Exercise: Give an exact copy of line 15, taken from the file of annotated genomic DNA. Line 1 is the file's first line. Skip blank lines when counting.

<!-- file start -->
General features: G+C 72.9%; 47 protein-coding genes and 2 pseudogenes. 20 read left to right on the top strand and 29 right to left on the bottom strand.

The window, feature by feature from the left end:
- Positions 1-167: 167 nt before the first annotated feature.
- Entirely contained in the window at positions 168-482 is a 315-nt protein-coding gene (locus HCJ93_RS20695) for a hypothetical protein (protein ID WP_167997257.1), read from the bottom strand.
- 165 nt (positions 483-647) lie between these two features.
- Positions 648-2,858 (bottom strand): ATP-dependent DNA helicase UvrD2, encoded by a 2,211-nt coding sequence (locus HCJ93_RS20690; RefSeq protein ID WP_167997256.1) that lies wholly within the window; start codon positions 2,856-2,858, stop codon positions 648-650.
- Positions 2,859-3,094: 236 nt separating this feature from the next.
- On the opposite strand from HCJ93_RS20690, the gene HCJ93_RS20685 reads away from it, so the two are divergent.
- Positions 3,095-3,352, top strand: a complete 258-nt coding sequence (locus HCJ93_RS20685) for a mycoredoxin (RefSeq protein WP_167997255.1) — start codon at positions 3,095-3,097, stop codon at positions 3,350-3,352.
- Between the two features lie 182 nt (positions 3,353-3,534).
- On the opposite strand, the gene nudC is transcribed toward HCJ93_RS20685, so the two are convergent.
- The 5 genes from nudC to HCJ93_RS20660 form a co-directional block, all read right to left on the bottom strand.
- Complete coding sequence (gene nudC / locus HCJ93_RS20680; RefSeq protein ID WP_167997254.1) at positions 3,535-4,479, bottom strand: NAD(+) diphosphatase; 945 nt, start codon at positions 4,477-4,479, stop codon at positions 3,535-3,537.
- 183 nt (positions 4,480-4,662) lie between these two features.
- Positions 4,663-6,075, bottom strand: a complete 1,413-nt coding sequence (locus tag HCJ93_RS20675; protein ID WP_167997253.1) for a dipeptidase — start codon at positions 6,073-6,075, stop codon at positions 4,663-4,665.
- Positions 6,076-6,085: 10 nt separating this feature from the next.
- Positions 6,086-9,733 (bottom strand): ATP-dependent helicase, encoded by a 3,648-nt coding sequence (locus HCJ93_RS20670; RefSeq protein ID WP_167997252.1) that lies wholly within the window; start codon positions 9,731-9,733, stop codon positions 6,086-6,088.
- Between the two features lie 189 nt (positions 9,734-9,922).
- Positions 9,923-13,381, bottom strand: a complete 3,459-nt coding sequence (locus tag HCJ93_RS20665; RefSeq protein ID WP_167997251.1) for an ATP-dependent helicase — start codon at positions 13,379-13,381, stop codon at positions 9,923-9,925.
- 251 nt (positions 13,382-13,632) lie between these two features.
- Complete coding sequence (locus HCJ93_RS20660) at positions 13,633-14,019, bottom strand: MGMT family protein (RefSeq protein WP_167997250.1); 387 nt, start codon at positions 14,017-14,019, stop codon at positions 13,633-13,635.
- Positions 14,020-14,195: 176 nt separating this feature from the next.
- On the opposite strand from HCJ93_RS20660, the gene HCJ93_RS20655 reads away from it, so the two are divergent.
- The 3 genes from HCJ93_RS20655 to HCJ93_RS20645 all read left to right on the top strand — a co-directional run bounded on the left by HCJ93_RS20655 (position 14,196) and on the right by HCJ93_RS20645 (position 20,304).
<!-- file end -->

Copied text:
- Positions 4,663-6,075, bottom strand: a complete 1,413-nt coding sequence (locus tag HCJ93_RS20675; protein ID WP_167997253.1) for a dipeptidase — start codon at positions 6,073-6,075, stop codon at positions 4,663-4,665.